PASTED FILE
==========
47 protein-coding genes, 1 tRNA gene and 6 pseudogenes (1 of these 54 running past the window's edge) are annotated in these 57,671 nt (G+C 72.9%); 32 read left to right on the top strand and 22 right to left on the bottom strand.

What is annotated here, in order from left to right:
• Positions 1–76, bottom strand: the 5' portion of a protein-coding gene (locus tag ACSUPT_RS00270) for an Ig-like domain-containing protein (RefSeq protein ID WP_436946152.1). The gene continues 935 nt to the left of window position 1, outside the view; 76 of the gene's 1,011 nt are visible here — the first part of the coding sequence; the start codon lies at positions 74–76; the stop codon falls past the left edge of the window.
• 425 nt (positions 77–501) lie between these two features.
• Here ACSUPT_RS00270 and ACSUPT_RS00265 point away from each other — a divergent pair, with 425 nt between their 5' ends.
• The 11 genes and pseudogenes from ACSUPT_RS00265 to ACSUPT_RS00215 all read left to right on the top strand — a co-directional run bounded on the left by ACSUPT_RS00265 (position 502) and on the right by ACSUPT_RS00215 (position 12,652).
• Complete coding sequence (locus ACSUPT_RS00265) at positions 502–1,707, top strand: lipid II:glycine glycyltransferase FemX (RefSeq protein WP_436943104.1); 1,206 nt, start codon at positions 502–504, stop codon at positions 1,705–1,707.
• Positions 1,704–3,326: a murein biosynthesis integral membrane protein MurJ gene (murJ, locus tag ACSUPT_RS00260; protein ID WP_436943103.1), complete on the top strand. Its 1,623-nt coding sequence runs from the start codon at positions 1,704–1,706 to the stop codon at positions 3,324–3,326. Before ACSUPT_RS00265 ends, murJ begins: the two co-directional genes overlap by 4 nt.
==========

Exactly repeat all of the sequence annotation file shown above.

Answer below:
47 protein-coding genes, 1 tRNA gene and 6 pseudogenes (1 of these 54 running past the window's edge) are annotated in these 57,671 nt (G+C 72.9%); 32 read left to right on the top strand and 22 right to left on the bottom strand.

What is annotated here, in order from left to right:
• Positions 1–76, bottom strand: the 5' portion of a protein-coding gene (locus tag ACSUPT_RS00270) for an Ig-like domain-containing protein (RefSeq protein ID WP_436946152.1). The gene continues 935 nt to the left of window position 1, outside the view; 76 of the gene's 1,011 nt are visible here — the first part of the coding sequence; the start codon lies at positions 74–76; the stop codon falls past the left edge of the window.
• 425 nt (positions 77–501) lie between these two features.
• Here ACSUPT_RS00270 and ACSUPT_RS00265 point away from each other — a divergent pair, with 425 nt between their 5' ends.
• The 11 genes and pseudogenes from ACSUPT_RS00265 to ACSUPT_RS00215 all read left to right on the top strand — a co-directional run bounded on the left by ACSUPT_RS00265 (position 502) and on the right by ACSUPT_RS00215 (position 12,652).
• Complete coding sequence (locus ACSUPT_RS00265) at positions 502–1,707, top strand: lipid II:glycine glycyltransferase FemX (RefSeq protein WP_436943104.1); 1,206 nt, start codon at positions 502–504, stop codon at positions 1,705–1,707.
• Positions 1,704–3,326: a murein biosynthesis integral membrane protein MurJ gene (murJ, locus tag ACSUPT_RS00260; protein ID WP_436943103.1), complete on the top strand. Its 1,623-nt coding sequence runs from the start codon at positions 1,704–1,706 to the stop codon at positions 3,324–3,326. Before ACSUPT_RS00265 ends, murJ begins: the two co-directional genes overlap by 4 nt.